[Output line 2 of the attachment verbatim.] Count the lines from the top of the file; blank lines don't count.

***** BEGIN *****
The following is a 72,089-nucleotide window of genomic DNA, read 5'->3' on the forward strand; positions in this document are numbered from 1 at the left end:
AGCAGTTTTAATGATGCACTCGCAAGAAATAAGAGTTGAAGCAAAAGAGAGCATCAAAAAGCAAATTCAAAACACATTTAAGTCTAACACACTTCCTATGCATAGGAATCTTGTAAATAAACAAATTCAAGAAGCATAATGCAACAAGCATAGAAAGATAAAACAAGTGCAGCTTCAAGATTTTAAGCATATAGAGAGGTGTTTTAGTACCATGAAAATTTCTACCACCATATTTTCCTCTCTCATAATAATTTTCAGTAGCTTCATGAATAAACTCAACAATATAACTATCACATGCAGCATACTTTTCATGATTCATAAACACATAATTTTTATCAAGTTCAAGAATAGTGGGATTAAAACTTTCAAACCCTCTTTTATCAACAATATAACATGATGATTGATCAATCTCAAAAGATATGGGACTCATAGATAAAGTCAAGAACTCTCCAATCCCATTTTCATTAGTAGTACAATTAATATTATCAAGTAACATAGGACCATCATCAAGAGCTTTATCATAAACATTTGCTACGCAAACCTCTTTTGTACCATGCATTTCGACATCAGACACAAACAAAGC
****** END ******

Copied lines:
AGCAGTTTTAATGATGCACTCGCAAGAAATAAGAGTTGAAGCAAAAGAGAGCATCAAAAAGCAAATTCAAAACACATTTAAGTCTAACACACTTCCTATGCATAGGAATCTTGTAAATAAACAAATTCAAGAAGCATAATGCAACAAGCATAGAAAGATAAAACAAGTGCAGCTTCAAGATTTTAAGCATATAGAGAGGTGTTTTAGTACCATGAAAATTTCTACCACCATATTTTCCTCTCTCATAATAATTTTCAGTAGCTTCATGAATAAACTCAACAATATAACTATCACATGCAGCATACTTTTCATGATTCATAAACACATAATTTTTATCAAGTTCAAGAATAGTGGGATTAAAACTTTCAAACCCTCTTTTATCAACAATATAACATGATGATTGATCAATCTCAAAAGATATGGGACTCATAGATAAAGTCAAGAACTCTCCAATCCCATTTTCATTAGTAGTACAATTAATATTATCAAGTAACATAGGACCATCATCAAGAGCTTTATCATAAACATTTGCTACGCAAACCTCTTTTGTACCATGCATTTCGACATCAGACACAAACAAAGC